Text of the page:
When is Terminating an Employee Illegal? - Barrett & Farahany

Helping employees find justice in eleven states with offices in Illinois, Georgia, and Alabama.

When is Terminating an Employee Illegal?

When is Terminating an Employee Illegal?

If you are an at-will employee, your employer can fire you at any time, for any reason. That is, unless the “reason” you are fired is illegal. The law prohibits employers from firing employees based on certain justifications or reasons.

Illegal Reasons for Firing an Employee:

Discrimination – Employers cannot legally fire an employee based on that employee’s race, gender, disability, national origin, religion, or age,  for example. Federal law also prohibits most employers from firing an employee for being pregnant, giving birth to a baby or for having a medical condition related to either situation.

Retaliation – Employers cannot legally fire an employee as a punishment for engaging in legally protected activities. Retaliation can come in different forms (e.g., demotion, discipline, pay decrease), but in many cases, the retaliation comes in the form of termination.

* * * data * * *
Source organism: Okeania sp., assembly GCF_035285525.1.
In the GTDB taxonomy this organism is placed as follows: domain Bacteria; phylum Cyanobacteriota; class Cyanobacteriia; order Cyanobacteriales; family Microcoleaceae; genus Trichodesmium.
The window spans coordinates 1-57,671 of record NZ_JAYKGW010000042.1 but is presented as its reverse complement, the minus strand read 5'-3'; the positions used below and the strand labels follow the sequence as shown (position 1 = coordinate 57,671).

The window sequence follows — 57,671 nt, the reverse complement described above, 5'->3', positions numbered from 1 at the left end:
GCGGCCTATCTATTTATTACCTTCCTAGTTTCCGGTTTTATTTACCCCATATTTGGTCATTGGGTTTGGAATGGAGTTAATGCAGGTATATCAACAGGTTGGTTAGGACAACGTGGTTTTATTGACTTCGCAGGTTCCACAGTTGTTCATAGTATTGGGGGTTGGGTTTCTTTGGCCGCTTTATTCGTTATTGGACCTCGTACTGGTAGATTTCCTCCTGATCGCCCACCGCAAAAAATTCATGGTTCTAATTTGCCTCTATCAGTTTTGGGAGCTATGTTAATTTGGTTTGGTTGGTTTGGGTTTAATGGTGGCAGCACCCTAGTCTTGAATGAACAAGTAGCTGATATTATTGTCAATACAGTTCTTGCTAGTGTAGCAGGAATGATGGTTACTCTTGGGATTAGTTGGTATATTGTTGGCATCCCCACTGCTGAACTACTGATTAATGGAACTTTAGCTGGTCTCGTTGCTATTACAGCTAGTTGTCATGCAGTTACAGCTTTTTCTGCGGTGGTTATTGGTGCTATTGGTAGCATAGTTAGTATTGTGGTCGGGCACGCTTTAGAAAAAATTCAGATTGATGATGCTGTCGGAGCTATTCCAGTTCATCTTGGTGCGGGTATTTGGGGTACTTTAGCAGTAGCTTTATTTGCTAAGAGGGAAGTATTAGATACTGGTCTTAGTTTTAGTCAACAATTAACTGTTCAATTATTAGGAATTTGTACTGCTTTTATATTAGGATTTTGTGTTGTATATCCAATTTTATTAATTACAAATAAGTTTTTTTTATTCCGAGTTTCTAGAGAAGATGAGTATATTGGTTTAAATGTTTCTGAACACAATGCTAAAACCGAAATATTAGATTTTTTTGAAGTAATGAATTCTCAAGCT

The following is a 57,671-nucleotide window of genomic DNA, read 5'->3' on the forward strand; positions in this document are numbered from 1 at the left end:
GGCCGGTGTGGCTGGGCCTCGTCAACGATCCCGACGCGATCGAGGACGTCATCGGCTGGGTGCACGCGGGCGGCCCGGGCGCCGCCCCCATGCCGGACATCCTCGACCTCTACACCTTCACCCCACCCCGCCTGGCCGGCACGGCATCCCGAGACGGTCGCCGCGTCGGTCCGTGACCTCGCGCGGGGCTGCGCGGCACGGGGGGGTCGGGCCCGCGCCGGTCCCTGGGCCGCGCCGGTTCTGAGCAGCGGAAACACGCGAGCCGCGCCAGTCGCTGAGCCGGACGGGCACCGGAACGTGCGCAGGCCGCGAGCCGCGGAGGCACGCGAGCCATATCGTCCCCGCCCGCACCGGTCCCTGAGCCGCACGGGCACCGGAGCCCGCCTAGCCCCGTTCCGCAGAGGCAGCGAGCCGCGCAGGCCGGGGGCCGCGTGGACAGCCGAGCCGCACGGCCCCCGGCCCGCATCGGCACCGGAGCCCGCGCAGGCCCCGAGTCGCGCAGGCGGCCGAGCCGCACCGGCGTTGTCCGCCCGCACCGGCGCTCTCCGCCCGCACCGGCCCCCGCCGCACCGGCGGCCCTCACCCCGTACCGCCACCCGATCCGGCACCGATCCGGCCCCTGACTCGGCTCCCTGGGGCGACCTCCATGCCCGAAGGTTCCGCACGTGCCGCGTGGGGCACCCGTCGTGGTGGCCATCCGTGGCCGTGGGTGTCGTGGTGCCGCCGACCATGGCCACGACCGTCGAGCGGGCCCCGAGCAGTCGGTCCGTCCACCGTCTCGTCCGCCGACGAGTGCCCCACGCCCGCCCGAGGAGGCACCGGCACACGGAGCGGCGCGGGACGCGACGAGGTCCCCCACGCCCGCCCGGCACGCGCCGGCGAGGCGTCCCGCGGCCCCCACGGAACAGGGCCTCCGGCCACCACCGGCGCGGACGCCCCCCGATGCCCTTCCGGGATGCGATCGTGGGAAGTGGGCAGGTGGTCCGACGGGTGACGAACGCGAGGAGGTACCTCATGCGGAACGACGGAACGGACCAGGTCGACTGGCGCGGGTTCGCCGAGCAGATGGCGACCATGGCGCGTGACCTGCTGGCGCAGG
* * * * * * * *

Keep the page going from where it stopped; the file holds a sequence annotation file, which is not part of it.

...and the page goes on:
Alien Status – As long as an employee is legally eligible to work in the U.S., employers may not legally use the employee’s alien status as a reason for termination (see the federal Immigration Reform and Control Act or IRCA).

OSHA Violation Complaints – OSHA, or the federal Occupational Safety and Health Act, prohibits employers from firing employees for complaining about unsafe work conditions in violation of state or federal health standards.

Public Policy Violations –In certain states, employers may not legally terminate an employee if doing so violates public policy principles, or what most people would consider morally or ethically wrong. The definition of public policy principles leaves this aspect of wrongful termination open to interpretation. For a general idea of what public policy violation may look like in Georgia, consider the following examples. An employee cannot legally be fired for refusing to engage in criminal activity. An employee cannot be fired for obeying the law, such as responding to a subpoena for jury duty.

If you are afraid that you are the victim of wrongful termination, or if you need to talk to an experienced Atlanta employment law attorney about discrimination or retaliation in the workplace, please get in touch with Barrett & Farahany today.


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Barrett & Farahany

Georgia Office

3344 Peachtree Road NE, Suite 800
Atlanta, GA 30326

Alabama Office

2 20th St N, Suite 900,
Birmingham, AL 35203

Illinois Office

77 W. Wacker Dr. Suite 4500
Chicago, IL 60601


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